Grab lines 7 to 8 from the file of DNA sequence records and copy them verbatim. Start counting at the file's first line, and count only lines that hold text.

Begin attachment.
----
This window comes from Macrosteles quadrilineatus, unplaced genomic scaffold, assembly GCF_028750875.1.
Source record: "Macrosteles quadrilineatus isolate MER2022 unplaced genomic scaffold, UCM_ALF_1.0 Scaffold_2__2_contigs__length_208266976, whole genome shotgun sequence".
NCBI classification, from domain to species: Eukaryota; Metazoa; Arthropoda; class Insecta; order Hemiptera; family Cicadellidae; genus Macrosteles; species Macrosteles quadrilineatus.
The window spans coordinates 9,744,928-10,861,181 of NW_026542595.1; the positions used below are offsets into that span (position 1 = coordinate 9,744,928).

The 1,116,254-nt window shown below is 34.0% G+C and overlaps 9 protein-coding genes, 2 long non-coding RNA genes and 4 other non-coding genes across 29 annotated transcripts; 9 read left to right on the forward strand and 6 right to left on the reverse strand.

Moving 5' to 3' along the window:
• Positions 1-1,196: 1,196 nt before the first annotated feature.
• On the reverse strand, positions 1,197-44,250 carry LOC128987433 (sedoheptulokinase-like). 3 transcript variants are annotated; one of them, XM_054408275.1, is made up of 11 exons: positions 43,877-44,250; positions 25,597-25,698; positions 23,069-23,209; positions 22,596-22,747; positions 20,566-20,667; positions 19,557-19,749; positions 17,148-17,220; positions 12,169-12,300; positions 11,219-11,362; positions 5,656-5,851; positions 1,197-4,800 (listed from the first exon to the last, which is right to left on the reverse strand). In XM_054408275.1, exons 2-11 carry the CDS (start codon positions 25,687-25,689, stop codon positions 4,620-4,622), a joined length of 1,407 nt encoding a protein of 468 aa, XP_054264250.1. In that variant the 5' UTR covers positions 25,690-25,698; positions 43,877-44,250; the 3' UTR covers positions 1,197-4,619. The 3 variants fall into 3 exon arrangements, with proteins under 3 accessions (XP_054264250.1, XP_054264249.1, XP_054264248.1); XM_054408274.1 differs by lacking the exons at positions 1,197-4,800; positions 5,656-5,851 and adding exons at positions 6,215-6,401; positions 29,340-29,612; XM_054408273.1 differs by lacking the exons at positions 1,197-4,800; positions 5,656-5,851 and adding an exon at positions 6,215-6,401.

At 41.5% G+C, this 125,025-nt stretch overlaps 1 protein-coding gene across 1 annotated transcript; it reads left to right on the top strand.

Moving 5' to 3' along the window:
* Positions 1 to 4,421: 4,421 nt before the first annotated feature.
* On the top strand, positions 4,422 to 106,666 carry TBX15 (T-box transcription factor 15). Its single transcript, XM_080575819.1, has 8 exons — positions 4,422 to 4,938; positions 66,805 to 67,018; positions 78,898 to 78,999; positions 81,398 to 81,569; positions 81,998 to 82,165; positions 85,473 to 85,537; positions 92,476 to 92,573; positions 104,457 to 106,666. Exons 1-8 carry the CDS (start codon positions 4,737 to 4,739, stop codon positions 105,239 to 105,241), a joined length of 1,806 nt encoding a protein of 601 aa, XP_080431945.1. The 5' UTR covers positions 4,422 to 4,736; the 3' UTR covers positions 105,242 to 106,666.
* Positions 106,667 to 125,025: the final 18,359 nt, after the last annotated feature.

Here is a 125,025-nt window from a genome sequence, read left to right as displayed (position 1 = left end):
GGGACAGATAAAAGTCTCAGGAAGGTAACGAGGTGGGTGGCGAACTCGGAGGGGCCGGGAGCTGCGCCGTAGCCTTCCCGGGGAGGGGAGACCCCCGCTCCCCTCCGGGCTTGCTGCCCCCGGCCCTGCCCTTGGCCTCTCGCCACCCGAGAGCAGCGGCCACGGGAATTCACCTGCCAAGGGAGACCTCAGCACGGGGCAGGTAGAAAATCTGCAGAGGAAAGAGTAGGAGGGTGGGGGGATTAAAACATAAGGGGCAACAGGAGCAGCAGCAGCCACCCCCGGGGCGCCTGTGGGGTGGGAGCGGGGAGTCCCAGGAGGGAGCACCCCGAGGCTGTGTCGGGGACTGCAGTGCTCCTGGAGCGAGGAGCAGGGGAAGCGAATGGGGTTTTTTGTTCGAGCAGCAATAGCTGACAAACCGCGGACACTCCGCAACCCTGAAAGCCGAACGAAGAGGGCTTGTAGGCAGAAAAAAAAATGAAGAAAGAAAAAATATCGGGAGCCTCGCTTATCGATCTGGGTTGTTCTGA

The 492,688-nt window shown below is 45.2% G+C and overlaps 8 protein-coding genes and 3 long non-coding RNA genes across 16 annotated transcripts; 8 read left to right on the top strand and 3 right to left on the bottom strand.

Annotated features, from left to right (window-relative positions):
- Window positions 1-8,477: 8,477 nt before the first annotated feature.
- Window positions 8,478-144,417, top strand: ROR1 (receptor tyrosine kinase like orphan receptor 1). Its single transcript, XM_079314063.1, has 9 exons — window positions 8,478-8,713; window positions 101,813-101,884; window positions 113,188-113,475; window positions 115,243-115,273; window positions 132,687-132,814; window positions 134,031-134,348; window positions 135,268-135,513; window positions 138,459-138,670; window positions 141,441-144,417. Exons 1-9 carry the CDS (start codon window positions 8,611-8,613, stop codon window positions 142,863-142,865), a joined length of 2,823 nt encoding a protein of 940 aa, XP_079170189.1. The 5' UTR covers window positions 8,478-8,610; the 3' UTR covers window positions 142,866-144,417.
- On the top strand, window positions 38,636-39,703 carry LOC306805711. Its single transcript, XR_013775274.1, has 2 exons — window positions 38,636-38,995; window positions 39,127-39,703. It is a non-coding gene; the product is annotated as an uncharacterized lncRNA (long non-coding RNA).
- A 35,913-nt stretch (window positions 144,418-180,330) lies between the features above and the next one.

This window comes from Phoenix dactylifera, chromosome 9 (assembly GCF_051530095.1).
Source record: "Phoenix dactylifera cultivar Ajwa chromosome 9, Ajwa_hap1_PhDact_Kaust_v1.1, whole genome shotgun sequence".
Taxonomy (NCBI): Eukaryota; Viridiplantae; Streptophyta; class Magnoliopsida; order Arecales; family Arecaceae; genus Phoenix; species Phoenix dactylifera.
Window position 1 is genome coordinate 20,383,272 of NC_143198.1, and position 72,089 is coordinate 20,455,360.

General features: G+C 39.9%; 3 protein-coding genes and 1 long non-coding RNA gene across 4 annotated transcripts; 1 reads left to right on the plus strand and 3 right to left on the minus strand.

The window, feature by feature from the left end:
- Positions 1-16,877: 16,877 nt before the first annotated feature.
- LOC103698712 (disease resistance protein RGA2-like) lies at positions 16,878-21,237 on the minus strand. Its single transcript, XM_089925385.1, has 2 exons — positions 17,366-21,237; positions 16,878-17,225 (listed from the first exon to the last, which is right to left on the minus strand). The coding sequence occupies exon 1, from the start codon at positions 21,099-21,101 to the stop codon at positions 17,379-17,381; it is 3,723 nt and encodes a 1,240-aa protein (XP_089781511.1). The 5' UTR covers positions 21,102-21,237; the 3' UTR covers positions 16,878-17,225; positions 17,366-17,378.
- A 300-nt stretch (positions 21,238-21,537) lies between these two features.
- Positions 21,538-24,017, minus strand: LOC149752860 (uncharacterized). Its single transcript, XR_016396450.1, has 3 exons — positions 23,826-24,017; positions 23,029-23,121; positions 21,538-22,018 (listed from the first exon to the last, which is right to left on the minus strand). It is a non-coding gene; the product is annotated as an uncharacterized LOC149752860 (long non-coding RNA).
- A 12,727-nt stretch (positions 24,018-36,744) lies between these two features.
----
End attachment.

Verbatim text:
• Positions 1-1,196: 1,196 nt before the first annotated feature.
• On the reverse strand, positions 1,197-44,250 carry LOC128987433 (sedoheptulokinase-like). 3 transcript variants are annotated; one of them, XM_054408275.1, is made up of 11 exons: positions 43,877-44,250; positions 25,597-25,698; positions 23,069-23,209; positions 22,596-22,747; positions 20,566-20,667; positions 19,557-19,749; positions 17,148-17,220; positions 12,169-12,300; positions 11,219-11,362; positions 5,656-5,851; positions 1,197-4,800 (listed from the first exon to the last, which is right to left on the reverse strand). In XM_054408275.1, exons 2-11 carry the CDS (start codon positions 25,687-25,689, stop codon positions 4,620-4,622), a joined length of 1,407 nt encoding a protein of 468 aa, XP_054264250.1. In that variant the 5' UTR covers positions 25,690-25,698; positions 43,877-44,250; the 3' UTR covers positions 1,197-4,619. The 3 variants fall into 3 exon arrangements, with proteins under 3 accessions (XP_054264250.1, XP_054264249.1, XP_054264248.1); XM_054408274.1 differs by lacking the exons at positions 1,197-4,800; positions 5,656-5,851 and adding exons at positions 6,215-6,401; positions 29,340-29,612; XM_054408273.1 differs by lacking the exons at positions 1,197-4,800; positions 5,656-5,851 and adding an exon at positions 6,215-6,401.